should be grateful and compliant, but that was not always the
case. Sarah made mistakes. Sarah lived much too dangerously. She
was haunted by what she had endured, and Miriam could not blame
her. Indeed, she could hardly imagine what it would be like to
lie in a coffin like that, slowly deteriorating but unable to
Sarah knew that one day the
torment would certainly come again. She strove to save herself,
using all of her considerable knowledge of medicine to attempt to
defeat the process of aging that must slowly consume her, despite
the fact that Miriam's blood now flowed in her veins.
To live, Sarah had to prey on man.
She was even more tormented by this than Miriam's other lovers
had been. Her Hippocratic oath haunted her, poor
Miriam stopped herself. Best not
go down that path again. She was always troubled by the tormented
lives and horrible deaths of her lovers. The delicious little
things were her guilt, her pain.
But not now, not on this nervous,
excited night, the opening night of the Asian conclave. At least
a proper lover would never die as the human ones did, pleading
for deliverance even as their flesh became dust. But she would
have to submit to him, obey him, live in his cold cell...at
least, for a time.
Her body was her life -- its rich
senses, its wild desires, the way it felt when strong hands or
sweet hands traveled her shivery skin.
There would be none of that in her
future, not when she was part of one of their households,
as she would be expected to be, at least for the duration of her
pregnancy. Long, silent days, careful, creeping nights -- that
would be her life behind the walls of their world.
But that was how it had to be. She
could almost feel that little body in her belly, could imagine
hugging it after it came out, while it was still flushed and
coal-hot. Only a newborn or a freshly fed Keeper was ever that
The samlor glided along
Moon Muang Road, heading for the Tapae Gate and the temple
district beyond, moving through the murky, soaked night. How did
the Asians stand this wretched climate? And yet, the heat was
also nice. She enjoyed sweaty beds and long, druggy nights doing
every decadent thing she could imagine.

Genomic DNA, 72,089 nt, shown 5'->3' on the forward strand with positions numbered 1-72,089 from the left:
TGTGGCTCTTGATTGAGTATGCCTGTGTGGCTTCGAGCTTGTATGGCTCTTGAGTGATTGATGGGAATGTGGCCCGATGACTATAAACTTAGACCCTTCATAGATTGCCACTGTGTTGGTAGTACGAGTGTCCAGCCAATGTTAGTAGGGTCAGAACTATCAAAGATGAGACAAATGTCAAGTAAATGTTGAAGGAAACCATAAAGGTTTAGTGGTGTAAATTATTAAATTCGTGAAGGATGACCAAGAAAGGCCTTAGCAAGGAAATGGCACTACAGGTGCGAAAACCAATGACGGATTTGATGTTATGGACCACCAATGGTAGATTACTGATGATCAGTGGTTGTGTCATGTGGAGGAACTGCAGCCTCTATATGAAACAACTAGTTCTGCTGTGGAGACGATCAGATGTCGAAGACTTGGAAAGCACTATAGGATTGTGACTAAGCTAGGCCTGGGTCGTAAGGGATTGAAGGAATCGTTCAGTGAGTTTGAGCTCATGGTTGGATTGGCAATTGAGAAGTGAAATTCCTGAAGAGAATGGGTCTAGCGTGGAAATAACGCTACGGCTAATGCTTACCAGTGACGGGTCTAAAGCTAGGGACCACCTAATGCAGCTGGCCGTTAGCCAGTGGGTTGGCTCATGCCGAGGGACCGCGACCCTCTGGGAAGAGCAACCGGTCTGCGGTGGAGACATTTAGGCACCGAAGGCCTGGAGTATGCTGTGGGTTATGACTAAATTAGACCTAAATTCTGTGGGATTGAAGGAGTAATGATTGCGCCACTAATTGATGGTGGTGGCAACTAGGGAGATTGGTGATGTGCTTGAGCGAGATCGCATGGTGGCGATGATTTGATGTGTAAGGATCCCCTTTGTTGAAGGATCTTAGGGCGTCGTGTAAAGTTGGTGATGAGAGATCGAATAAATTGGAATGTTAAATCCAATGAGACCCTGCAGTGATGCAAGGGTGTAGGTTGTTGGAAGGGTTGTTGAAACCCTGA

The others shunned drugs.
They said that they would rather die than become addicted
for the thousands of years of their lives. She hadn't had that
experience at all. Your blood protected you from all disease and
weakness. They were just prejudiced against drugs, which were a
human pleasure and therefore assumed to be trivial. But they had
never done hash in ginger-scented Tangiers, or opium here in
pillow-soft Chiang Mai, the last place in Asia where a good pipe
of well-aged opium could be found. They had never smoked lying on
silk beneath a hypnotic fan. When the nights were hot and the air
was still, she was drawn back to the brilliant oblivion of the
pipe. Drugs were less dangerous to enjoy here than in the States.
No blustery, narrow-eyed policemen were apt to show up, waving
guns and yelling. She'd had to race up too many walls to escape
from those annoying creatures.
Well, all that was going to
change. She was going to become a proper wife, and she certainly
didn't need drugs for that. She wasn't addicted, so it wouldn't
be a problem.
She could imagine her man, tall
and silent, his face narrow, his skin as pale as a shadow. She
could feel him, muscles like mean springs, long, curving fingers
that could crush a human's bones or caress her plump breasts. She
took a deep breath. These thoughts made her feel as if she were
drowning and being rescued at the same time.
The wind rose, sweeping through
the dark trees, sending ripples shivering across the puddles that
were like lakes in the street. Much lower now, the clouds raced
and tumbled. Voices rose from a little market, two girls singing